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Lena Trüper

Dissertation Project

Nature Metaphors of Cybernetics: Visual Expressions of Technoecologies from Modernity to the Present

(Working title)


In my PhD project, I discuss the artistic practices between 1960 and 1970, which generated visual nature metaphors such as clouds, random structures or water and earth surfaces to indicate adaptive systems that include the observer. I investigate how such visual metaphors built an ideological background of libertarian movements in western art and politics, envisioning the world as an ideal homeostatic ecosystem while neglecting strong social and political inequalities. How did visual nature metaphors promote the idea of a “natural“ hegemonic globalization that still pervails in the “creative clouds“ of contemporary digital culture? What epistemical role did metaphors play in bridging cultural and structural differences in artistic and scientific movements by creating meaning in different contexts? 

To answer these questions, I compare the role of visual nature metaphors in western and Latin American Art&Technology movements including the Argentine “Centro de Arte y Comunicación“ (Center of Arts and Communication, CAYC) and  the US collective “Experiments in Art and Technology“ (E.A.T.) or the German “Fernsehgalerie” (Television Gallery) by Gerry Schum. Thereby I propose, that artistic movements like “process art”, Land Art” and “Concept Art” predominant in these movements can be understood as visual expressions of technoecologies.How, for example, did Victor Grippo’s cloudlike sculptures of wired potatoes fit western libertarian discourses on information technology, cybernetics and ecology, while at the same time reflecting on problems of energy supply during military dictatorship in Latin America? How did Luis Fernando Benedit’s artificial ecosystems for cockroaches, snails and humans reflect the role of behavioral sciences throughout a period of political opression in Argentina while beeing embraced as libertarian interactive spaces at Venice Biennale in 1970?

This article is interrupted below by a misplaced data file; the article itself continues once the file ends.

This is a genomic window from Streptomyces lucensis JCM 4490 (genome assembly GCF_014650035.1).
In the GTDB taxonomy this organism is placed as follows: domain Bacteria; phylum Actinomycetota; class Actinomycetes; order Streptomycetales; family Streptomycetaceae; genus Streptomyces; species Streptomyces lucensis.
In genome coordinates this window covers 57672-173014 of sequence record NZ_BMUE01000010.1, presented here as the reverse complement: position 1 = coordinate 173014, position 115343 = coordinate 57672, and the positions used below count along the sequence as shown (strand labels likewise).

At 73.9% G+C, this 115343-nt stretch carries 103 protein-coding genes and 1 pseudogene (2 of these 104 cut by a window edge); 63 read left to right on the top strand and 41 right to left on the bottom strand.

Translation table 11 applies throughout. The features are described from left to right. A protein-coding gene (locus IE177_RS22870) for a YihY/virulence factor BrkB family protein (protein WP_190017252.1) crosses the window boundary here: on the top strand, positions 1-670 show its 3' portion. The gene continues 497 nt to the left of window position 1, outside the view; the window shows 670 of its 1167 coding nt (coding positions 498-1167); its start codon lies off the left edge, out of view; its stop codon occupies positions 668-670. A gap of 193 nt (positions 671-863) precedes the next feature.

Lena Trüper studied Art History, History and Art, Media and Cultural Education at Goethe-University in Frankfurt am Main. In 2017 she graduated with her thesis „In the Aquarium of Cybernetics“ on nature metaphors in the media art of the 1990s. Due to her professional training as laboratory assistant in chemical industries before her studies, she developed a strong interest in automated systems and interdisciplinary research. After finishing her studies, she worked and freelanced for Städel Museum Frankfurt, Kunsthalle Darmstadt and for Max-Planck-Institut Empirical Aesthetics as well as Goldkammer Frankfurt, and DZ Bank Art Foyer.


Please note that these listings appear in the language they were originally published.


„Visual Natural Metaphors of Cybernetics in Arts and Popular Culture.“ in: Genealogy of Popular Science, From Ancient Ecphrasis to Virtual Reality, hg. von J.M. Morcillo/C.Y. Robertson von Trotha, Bielefeld: transcript, 2020, S. 419-436. (erscheint Mai 2020)

„Keine*r weiß, was Kybernetik ist! Über Kommunikation und Kontrolle in der Kunst nach 1945.“, in: Der Montierte Mensch, 8. November 2019 – 15. März 2020, Museum Folkwang Essen, Berlin: Kerber, 2019, S. 319-336.

„Macht's gut, und danke für den Fisch! Meerestiere als Metaphern der Virtualität. Ein historischer Einblick in das visuelle Erbe der Kybernetik.“ in: Dokumentation des 31. Film- und Fernsehwissenschaftlichen Kolloquiums Nr. 4, 2019, S. 231-249.

„Von Menschenbildern und Textmaschinen. Was Cyborgs im Film über den Wandel medialer Kommunikation erzählen.“ in:Visual Narratives - Cultural Identities, hg. von J. Bracker, Visual Past Nr. 3.1, 2016, S. 469-508.

„Das Bild als Datensatz. Ein Kommentar zu neuen Methoden der quantitativen Bildanalyse.“ In: Reproduktion und Methode. Eine Medienarchäologie der Abbildung in der Kunstgeschichte, Blog Studiumdigitale, Goethe University Frankfurt, 2015.

„Die Kunstgeschichte – ein Grabungsfeld für die Medienarchäologie?.“ In: Reproduktion und Methode.Eine Medienarchäologie der Abbildung in der Kunstgeschichte, Blog Studiumdigitale, Goethe University Frankfurt, 2015.